Is Big Blue Co-Opting Innovation?
It was reported in early 2011 that an application has been published for an IBM patent that apparently attempts to secure rights on the patent process.
Aside from the audacity of such a broad patent, what I find interesting is the timing of the publication. Was the application filed in late June of 2009 (June 24 to be precise) so it would publish 18 months later, post-Christmas 2010, when business news and browsing are way down?
Click here for the published application, Intellectual Property Component Business Model for Client Services.
If IBM’s process patent issues, it will have symbolic if not literal value for a while. That it should issue at all is another matter. Can the company be faulted for trying?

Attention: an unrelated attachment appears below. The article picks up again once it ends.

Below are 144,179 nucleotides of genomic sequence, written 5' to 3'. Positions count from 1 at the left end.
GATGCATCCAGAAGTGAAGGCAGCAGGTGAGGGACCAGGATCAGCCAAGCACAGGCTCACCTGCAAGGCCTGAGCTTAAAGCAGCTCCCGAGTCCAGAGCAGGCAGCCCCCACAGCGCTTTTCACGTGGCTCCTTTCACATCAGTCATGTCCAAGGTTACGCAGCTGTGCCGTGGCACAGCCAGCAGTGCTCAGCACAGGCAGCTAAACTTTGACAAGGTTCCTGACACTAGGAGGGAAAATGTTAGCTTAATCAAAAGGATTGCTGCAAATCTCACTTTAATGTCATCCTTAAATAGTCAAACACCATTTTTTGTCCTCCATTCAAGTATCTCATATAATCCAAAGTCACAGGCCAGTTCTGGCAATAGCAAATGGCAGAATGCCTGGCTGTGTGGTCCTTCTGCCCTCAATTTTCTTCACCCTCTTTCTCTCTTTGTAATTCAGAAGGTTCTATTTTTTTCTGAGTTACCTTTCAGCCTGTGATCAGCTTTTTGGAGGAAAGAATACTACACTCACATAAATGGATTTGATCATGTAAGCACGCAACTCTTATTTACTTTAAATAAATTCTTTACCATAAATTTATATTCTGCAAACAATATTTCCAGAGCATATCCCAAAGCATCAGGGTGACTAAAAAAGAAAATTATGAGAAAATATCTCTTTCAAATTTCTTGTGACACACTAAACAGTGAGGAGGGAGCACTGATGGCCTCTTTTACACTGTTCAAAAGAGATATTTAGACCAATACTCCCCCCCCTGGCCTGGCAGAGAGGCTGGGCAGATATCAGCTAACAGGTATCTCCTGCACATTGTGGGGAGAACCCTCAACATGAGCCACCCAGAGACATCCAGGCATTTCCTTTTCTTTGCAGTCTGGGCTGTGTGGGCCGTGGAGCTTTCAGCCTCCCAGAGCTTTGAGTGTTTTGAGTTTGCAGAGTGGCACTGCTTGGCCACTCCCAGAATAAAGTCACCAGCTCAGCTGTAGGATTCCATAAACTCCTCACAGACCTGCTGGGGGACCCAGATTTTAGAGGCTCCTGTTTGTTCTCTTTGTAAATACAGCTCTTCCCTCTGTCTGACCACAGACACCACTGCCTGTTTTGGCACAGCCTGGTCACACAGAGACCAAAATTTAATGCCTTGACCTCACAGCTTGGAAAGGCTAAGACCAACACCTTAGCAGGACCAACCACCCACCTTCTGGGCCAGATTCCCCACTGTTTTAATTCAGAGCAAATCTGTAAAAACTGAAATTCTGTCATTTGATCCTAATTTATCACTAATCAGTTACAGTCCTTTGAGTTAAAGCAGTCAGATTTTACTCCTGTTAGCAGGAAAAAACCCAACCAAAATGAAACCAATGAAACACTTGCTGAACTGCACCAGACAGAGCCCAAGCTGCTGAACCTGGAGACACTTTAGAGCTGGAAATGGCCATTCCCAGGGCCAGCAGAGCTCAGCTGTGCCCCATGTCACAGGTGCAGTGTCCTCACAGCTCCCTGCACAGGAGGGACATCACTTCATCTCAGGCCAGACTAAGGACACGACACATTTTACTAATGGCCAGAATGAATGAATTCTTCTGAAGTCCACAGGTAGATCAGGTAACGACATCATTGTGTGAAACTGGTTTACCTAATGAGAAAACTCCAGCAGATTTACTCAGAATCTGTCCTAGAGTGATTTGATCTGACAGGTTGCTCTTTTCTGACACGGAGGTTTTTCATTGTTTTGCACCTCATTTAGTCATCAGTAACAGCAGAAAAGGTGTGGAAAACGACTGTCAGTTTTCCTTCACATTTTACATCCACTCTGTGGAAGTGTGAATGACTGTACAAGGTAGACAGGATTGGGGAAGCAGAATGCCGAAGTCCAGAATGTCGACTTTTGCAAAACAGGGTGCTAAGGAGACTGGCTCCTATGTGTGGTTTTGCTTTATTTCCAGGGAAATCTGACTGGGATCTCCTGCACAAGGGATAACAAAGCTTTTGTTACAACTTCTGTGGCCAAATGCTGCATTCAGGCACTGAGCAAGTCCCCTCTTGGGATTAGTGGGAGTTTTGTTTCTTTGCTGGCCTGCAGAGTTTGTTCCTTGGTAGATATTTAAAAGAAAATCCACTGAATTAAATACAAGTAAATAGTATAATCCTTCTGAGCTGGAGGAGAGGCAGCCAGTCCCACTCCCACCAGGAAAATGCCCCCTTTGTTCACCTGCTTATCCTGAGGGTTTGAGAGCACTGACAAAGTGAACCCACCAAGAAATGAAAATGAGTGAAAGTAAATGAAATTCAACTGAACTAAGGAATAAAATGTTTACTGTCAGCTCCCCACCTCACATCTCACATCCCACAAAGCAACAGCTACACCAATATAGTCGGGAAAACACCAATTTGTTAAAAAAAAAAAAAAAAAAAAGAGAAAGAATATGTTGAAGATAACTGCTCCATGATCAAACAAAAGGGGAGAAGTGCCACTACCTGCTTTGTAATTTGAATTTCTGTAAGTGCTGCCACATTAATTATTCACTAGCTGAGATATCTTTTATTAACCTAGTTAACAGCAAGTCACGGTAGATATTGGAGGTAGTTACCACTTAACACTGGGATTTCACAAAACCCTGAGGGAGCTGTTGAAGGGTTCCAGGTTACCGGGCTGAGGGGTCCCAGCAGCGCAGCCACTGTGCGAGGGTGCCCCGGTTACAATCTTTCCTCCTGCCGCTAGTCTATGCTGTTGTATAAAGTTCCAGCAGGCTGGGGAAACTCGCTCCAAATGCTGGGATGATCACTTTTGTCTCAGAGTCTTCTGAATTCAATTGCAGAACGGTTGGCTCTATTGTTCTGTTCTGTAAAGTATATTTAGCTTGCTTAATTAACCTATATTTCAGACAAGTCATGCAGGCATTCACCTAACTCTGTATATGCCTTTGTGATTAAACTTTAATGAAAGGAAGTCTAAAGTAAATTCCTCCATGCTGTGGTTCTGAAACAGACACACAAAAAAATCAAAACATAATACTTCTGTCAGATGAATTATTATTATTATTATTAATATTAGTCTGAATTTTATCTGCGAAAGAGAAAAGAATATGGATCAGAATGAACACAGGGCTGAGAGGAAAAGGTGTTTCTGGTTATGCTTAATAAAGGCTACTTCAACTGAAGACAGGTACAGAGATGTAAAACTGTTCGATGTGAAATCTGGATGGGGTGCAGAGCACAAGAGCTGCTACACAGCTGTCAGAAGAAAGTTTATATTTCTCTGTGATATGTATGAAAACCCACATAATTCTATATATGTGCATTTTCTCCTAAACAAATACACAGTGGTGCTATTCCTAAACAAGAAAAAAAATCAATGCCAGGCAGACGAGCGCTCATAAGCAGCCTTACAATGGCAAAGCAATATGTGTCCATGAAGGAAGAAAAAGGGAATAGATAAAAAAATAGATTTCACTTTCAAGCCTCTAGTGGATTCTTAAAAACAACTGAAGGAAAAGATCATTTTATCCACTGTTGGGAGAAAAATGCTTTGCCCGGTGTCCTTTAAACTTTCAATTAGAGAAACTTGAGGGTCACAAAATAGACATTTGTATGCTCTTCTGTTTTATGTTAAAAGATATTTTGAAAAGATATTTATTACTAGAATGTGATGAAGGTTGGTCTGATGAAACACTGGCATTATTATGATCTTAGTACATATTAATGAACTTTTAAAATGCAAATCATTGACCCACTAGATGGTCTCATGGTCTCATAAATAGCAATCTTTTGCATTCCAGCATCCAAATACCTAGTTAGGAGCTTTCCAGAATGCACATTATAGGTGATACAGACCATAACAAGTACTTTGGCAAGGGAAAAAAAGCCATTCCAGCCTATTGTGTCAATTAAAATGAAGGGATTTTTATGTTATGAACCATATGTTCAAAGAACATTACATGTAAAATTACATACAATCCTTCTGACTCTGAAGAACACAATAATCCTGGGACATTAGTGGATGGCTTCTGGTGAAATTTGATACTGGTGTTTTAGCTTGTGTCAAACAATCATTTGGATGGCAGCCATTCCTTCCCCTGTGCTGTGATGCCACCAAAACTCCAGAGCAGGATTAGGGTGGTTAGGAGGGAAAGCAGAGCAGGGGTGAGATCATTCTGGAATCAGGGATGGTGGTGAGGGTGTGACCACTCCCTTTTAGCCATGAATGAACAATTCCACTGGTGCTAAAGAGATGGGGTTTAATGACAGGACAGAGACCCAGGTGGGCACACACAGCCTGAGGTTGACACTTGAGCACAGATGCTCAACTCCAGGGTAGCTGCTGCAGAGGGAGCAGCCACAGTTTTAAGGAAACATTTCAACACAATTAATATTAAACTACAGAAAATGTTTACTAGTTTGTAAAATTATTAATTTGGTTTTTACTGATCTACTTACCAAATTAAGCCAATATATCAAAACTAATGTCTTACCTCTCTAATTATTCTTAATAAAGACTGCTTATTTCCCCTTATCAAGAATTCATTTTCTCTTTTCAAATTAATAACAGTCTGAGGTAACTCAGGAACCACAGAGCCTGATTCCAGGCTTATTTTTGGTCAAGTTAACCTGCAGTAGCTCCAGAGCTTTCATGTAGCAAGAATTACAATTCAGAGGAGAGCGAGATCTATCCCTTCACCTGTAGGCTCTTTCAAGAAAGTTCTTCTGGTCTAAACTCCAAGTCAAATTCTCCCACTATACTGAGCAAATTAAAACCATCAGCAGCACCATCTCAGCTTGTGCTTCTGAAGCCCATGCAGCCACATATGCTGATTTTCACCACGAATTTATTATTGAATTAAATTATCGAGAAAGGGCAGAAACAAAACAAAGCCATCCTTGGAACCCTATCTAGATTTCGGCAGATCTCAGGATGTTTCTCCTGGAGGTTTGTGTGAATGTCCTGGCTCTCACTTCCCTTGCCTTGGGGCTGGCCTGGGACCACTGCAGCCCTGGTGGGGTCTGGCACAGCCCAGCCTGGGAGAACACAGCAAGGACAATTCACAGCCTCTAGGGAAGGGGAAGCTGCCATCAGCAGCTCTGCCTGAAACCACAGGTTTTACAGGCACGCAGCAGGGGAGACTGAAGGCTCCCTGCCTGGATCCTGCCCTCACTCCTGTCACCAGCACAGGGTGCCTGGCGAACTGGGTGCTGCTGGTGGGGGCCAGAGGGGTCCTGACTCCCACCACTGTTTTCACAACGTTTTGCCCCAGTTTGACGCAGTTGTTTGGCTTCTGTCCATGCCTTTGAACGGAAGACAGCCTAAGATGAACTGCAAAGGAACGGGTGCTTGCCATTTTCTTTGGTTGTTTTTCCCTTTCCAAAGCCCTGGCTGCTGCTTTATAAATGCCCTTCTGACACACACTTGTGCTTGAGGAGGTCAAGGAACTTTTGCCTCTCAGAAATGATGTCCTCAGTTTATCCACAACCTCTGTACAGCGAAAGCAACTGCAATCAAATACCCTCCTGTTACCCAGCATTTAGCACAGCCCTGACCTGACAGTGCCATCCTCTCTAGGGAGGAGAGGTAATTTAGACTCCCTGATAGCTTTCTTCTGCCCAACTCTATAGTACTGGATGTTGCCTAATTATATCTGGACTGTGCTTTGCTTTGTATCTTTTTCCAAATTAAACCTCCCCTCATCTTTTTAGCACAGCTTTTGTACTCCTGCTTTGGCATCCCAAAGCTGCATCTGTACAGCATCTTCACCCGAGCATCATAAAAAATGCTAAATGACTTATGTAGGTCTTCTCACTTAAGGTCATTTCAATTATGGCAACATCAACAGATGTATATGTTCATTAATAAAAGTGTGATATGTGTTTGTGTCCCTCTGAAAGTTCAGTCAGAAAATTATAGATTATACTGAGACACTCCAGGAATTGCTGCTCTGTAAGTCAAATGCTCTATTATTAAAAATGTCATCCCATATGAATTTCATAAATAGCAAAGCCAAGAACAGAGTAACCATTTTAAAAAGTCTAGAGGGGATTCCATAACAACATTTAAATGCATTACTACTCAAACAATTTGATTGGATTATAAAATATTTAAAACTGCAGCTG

Below is a reply from an IBM employee to Gruener’s post:
Wolfgang, I work for IBM and I’m glad you see some ingenious ideas in this patent application. We have thousands of inventors who file for and receive patents every year, backed by a $6 billion investment in R&D. Of course, you can’t receive a patent on filing for a patent because there’s obviously nothing new or novel about that. What this application is for is an IP management system, and how a company goes about making strategic decisions that may or may not lead to an application for a patent being filed, as well as for managing an IP portfolio. We’ve had many clients ask us for this kind of service, and since IBM actually practices its inventions, it is only natural that we’d file for patent protection so no one can prevent us from serving our clients.
Illustration source: kara.allthingsd.com